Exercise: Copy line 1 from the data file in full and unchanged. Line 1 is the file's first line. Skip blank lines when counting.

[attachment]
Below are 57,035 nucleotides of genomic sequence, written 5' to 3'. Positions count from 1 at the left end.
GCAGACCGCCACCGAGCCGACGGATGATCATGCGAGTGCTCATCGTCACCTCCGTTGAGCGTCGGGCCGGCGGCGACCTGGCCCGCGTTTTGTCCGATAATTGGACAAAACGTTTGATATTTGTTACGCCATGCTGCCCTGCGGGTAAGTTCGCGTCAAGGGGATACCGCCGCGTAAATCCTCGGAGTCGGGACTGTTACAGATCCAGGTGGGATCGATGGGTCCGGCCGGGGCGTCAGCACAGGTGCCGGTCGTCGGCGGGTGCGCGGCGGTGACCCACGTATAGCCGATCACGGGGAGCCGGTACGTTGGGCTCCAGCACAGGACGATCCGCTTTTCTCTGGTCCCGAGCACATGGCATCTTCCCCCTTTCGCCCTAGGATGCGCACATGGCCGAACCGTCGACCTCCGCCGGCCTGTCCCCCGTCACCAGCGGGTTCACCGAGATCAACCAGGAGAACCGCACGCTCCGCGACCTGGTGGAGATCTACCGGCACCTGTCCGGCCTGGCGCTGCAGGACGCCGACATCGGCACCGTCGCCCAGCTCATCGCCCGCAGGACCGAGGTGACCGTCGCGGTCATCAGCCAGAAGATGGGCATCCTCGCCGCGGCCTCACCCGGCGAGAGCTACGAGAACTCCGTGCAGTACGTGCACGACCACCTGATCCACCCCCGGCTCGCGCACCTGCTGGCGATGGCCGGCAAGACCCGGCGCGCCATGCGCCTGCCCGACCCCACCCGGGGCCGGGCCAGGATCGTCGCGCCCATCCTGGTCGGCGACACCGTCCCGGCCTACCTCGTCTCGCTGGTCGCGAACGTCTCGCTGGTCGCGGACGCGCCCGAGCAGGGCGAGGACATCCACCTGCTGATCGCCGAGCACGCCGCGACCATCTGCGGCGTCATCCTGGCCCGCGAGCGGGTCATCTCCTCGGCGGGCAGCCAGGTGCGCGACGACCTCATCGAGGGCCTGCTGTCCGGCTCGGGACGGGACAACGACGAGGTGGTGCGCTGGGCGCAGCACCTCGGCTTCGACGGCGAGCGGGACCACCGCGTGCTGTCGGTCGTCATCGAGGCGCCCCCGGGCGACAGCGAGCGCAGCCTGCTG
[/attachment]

Below are 57,035 nucleotides of genomic sequence, written 5' to 3'. Positions count from 1 at the left end.